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26 January 2023, 14:58

Atomic Heart’s going gold means that the game will probably be released as planned. It’s just a shame that the game’s Steam card still doesn’t confirm Denuvo implementation.

Atomic Heart has gone gold. Mundfish announced in a post on Twitter that work on its shooter is complete. Thus, it was confirmed that there should be no more delays and the game will be released as planned – on February 21.

The team at Mundfish chose not to celebrate the announcement with new footage from the game (if you don’t count a short presentation from behind the scenes). So we must make do with the latest gameplay demonstration and trailer shared by the developers this month.

Recall also that the developer promises that Atomic Heart will run at 60 frames per second in “dynamic” 4K resolution on PS5 and XSX consoles. This applies mainly to closed underground locations, on the surface such high performance is not guaranteed.

We also know that Atomic Heart will be protected on PCs by the anti-piracy system Denuvo. Information about this is not yet available on the game’s card on Steam, but it was already confirmed in October 2022 by Robert Bagratuni, head of Mundfish, in an interview with Igromania.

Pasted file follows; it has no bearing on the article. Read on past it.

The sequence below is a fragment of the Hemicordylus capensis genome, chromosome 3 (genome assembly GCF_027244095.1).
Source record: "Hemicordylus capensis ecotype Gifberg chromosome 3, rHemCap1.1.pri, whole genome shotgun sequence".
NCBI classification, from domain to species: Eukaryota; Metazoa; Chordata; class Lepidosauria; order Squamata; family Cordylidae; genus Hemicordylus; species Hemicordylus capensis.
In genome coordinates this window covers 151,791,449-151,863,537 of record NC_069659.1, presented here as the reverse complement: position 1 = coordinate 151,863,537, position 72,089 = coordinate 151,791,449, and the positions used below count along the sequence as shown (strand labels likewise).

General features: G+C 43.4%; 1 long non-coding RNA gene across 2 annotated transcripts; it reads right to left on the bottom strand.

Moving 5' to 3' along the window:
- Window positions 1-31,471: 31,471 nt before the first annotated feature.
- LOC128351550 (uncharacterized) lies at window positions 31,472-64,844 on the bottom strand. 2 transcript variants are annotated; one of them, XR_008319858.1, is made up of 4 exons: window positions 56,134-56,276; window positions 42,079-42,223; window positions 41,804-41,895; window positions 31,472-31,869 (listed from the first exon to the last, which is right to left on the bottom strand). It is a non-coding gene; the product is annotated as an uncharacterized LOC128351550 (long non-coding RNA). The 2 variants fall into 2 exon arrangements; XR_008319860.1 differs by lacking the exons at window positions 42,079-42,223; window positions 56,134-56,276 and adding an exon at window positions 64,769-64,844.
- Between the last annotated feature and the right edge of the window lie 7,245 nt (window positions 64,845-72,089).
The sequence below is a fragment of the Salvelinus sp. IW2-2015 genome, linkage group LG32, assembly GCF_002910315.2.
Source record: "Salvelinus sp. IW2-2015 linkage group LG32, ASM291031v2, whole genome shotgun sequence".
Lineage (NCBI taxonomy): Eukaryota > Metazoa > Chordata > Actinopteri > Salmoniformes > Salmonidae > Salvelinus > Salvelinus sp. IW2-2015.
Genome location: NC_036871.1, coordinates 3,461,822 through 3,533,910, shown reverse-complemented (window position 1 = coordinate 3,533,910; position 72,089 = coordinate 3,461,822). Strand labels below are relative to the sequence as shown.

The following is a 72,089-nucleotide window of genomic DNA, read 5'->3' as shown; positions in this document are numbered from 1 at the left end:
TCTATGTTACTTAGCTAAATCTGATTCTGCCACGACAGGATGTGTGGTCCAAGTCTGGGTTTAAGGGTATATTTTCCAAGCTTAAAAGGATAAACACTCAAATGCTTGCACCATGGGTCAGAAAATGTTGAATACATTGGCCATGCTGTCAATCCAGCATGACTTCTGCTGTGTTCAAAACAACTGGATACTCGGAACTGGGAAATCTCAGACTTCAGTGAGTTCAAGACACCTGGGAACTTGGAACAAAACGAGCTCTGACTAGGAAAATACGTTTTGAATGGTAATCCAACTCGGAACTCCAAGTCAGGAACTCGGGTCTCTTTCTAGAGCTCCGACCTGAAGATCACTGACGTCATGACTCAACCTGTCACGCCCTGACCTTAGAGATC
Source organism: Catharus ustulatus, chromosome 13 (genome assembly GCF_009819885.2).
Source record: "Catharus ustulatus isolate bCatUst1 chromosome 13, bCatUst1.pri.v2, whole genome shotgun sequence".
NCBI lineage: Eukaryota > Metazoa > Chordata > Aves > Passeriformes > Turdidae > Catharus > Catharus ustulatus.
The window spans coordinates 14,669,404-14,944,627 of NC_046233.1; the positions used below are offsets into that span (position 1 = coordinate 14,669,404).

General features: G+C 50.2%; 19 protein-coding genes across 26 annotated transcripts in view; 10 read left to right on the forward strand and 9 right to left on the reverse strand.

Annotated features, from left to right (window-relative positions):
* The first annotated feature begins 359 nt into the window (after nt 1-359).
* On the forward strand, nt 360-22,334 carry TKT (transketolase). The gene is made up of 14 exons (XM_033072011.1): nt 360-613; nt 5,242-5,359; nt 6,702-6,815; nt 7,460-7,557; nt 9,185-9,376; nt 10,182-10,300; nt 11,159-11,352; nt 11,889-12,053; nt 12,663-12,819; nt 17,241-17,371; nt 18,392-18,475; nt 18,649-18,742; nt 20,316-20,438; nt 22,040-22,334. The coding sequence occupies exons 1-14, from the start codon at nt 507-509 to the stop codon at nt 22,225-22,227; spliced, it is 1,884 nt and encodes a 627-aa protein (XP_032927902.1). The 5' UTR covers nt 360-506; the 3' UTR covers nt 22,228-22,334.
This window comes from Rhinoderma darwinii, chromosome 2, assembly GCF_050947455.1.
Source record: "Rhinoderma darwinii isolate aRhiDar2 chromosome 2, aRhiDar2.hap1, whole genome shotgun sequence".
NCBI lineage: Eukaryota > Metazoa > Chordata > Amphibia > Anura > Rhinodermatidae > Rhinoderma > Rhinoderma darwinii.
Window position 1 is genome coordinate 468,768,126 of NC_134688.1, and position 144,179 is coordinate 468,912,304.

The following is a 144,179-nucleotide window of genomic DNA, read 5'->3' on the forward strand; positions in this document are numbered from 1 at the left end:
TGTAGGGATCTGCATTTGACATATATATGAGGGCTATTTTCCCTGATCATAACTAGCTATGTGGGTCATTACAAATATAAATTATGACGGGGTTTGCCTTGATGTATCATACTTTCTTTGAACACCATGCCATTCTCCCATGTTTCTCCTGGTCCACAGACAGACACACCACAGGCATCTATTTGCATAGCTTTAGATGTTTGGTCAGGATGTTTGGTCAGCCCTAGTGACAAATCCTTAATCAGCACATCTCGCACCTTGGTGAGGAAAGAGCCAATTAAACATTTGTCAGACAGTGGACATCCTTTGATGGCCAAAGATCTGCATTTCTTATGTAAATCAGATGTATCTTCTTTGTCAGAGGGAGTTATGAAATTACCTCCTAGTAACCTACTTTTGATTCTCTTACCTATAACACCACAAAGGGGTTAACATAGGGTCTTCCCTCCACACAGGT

He admitted at the time that team is not able to assess the impact of DRM on game’s performance, but noted that the use of DLSS technology should make up for the loss in fps (as long as the presence of Denuvo actually translates to performance drops).

Atomic Heart will be released on February 21, on PC, PlayStation 4, Xbox One, PlayStation 5 and Xbox Series X/S, as announced last November. The title will also be immediately available in Game Pass on PCs and Xboxes.

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Passionate about video (and other) games for years, he completed an Mba in linguistics, defending a thesis about games. He began his adventure with Gamepressure in 2015, writing in the newsroom, later also covering film and – oh, horror! – technology (also contributor to the gaming encyclopedia). He started with platformers, which he still dearly loves (including metroidvania), but he’s also interested in card games (including ‘analog’), brawlers, soulslike games and basically every other type of game. Don’t ask about the graphics – after a few hours of exposition, he can be delighted with pixelated characters from games that remember the days of the Game Boy age (if not older).



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